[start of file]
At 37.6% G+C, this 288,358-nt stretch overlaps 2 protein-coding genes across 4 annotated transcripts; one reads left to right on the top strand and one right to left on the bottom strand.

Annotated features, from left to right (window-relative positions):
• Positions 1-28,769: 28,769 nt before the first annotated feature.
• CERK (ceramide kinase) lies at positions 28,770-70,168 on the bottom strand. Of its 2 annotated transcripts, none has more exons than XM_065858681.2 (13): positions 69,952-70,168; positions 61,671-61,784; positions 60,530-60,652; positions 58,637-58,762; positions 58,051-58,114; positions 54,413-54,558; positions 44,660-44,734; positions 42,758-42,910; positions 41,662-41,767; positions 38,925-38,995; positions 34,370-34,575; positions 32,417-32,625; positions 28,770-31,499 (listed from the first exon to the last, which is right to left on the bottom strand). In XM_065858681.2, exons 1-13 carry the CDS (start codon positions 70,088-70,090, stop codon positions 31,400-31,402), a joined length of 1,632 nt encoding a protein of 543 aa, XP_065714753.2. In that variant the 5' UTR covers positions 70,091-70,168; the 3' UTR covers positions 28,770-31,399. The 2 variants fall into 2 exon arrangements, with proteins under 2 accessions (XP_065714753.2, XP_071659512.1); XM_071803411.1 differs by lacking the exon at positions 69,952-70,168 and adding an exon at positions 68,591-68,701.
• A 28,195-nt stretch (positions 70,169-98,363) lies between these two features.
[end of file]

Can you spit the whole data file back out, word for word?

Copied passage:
At 37.6% G+C, this 288,358-nt stretch overlaps 2 protein-coding genes across 4 annotated transcripts; one reads left to right on the top strand and one right to left on the bottom strand.

Annotated features, from left to right (window-relative positions):
• Positions 1-28,769: 28,769 nt before the first annotated feature.
• CERK (ceramide kinase) lies at positions 28,770-70,168 on the bottom strand. Of its 2 annotated transcripts, none has more exons than XM_065858681.2 (13): positions 69,952-70,168; positions 61,671-61,784; positions 60,530-60,652; positions 58,637-58,762; positions 58,051-58,114; positions 54,413-54,558; positions 44,660-44,734; positions 42,758-42,910; positions 41,662-41,767; positions 38,925-38,995; positions 34,370-34,575; positions 32,417-32,625; positions 28,770-31,499 (listed from the first exon to the last, which is right to left on the bottom strand). In XM_065858681.2, exons 1-13 carry the CDS (start codon positions 70,088-70,090, stop codon positions 31,400-31,402), a joined length of 1,632 nt encoding a protein of 543 aa, XP_065714753.2. In that variant the 5' UTR covers positions 70,091-70,168; the 3' UTR covers positions 28,770-31,399. The 2 variants fall into 2 exon arrangements, with proteins under 2 accessions (XP_065714753.2, XP_071659512.1); XM_071803411.1 differs by lacking the exon at positions 69,952-70,168 and adding an exon at positions 68,591-68,701.
• A 28,195-nt stretch (positions 70,169-98,363) lies between these two features.